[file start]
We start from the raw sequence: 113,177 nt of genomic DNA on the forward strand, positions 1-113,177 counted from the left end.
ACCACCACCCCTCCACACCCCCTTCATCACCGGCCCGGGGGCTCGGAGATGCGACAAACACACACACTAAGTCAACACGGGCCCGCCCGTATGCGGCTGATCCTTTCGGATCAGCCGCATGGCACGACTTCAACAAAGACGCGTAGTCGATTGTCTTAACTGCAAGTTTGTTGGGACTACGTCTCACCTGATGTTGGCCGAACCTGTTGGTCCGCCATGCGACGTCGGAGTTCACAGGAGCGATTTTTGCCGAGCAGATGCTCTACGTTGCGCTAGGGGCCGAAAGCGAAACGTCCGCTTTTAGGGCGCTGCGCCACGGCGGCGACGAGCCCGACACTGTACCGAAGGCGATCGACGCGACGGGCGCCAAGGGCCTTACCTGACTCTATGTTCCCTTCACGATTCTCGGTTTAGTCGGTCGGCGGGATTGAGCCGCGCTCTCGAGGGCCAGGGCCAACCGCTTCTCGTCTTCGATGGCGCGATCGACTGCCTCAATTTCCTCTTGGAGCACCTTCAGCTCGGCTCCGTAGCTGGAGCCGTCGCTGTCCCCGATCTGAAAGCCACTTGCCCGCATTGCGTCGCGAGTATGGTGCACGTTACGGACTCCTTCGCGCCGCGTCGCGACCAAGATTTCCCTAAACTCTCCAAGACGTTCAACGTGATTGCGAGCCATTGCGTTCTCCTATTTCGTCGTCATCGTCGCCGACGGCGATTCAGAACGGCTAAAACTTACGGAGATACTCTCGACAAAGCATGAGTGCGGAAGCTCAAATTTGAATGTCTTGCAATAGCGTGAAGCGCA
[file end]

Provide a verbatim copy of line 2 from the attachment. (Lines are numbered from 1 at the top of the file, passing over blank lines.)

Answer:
ACCACCACCCCTCCACACCCCCTTCATCACCGGCCCGGGGGCTCGGAGATGCGACAAACACACACACTAAGTCAACACGGGCCCGCCCGTATGCGGCTGATCCTTTCGGATCAGCCGCATGGCACGACTTCAACAAAGACGCGTAGTCGATTGTCTTAACTGCAAGTTTGTTGGGACTACGTCTCACCTGATGTTGGCCGAACCTGTTGGTCCGCCATGCGACGTCGGAGTTCACAGGAGCGATTTTTGCCGAGCAGATGCTCTACGTTGCGCTAGGGGCCGAAAGCGAAACGTCCGCTTTTAGGGCGCTGCGCCACGGCGGCGACGAGCCCGACACTGTACCGAAGGCGATCGACGCGACGGGCGCCAAGGGCCTTACCTGACTCTATGTTCCCTTCACGATTCTCGGTTTAGTCGGTCGGCGGGATTGAGCCGCGCTCTCGAGGGCCAGGGCCAACCGCTTCTCGTCTTCGATGGCGCGATCGACTGCCTCAATTTCCTCTTGGAGCACCTTCAGCTCGGCTCCGTAGCTGGAGCCGTCGCTGTCCCCGATCTGAAAGCCACTTGCCCGCATTGCGTCGCGAGTATGGTGCACGTTACGGACTCCTTCGCGCCGCGTCGCGACCAAGATTTCCCTAAACTCTCCAAGACGTTCAACGTGATTGCGAGCCATTGCGTTCTCCTATTTCGTCGTCATCGTCGCCGACGGCGATTCAGAACGGCTAAAACTTACGGAGATACTCTCGACAAAGCATGAGTGCGGAAGCTCAAATTTGAATGTCTTGCAATAGCGTGAAGCGCA